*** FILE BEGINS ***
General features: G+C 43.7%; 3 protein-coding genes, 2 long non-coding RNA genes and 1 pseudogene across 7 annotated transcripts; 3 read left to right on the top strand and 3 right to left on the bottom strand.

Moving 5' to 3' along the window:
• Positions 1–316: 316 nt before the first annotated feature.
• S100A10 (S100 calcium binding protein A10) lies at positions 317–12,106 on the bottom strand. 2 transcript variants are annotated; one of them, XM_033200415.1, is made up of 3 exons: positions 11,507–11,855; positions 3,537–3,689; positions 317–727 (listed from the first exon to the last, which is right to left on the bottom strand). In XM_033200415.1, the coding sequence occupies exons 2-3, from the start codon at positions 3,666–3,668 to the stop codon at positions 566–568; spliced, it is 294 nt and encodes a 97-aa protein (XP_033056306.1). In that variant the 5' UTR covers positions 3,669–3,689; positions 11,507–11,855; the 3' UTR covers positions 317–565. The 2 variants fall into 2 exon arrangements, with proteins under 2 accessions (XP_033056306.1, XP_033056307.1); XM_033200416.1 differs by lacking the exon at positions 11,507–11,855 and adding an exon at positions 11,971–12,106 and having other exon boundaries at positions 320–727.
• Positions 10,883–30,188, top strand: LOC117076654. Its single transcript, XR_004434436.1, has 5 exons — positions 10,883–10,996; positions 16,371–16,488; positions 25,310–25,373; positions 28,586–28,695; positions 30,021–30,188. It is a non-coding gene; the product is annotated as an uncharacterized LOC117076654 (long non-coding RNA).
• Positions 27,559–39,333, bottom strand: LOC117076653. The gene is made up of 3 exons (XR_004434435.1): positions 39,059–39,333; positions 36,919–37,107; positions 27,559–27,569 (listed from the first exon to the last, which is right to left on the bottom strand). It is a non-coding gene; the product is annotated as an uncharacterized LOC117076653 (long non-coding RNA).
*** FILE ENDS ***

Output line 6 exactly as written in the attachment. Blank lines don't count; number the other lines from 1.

• Positions 27,559–39,333, bottom strand: LOC117076653. The gene is made up of 3 exons (XR_004434435.1): positions 39,059–39,333; positions 36,919–37,107; positions 27,559–27,569 (listed from the first exon to the last, which is right to left on the bottom strand). It is a non-coding gene; the product is annotated as an uncharacterized LOC117076653 (long non-coding RNA).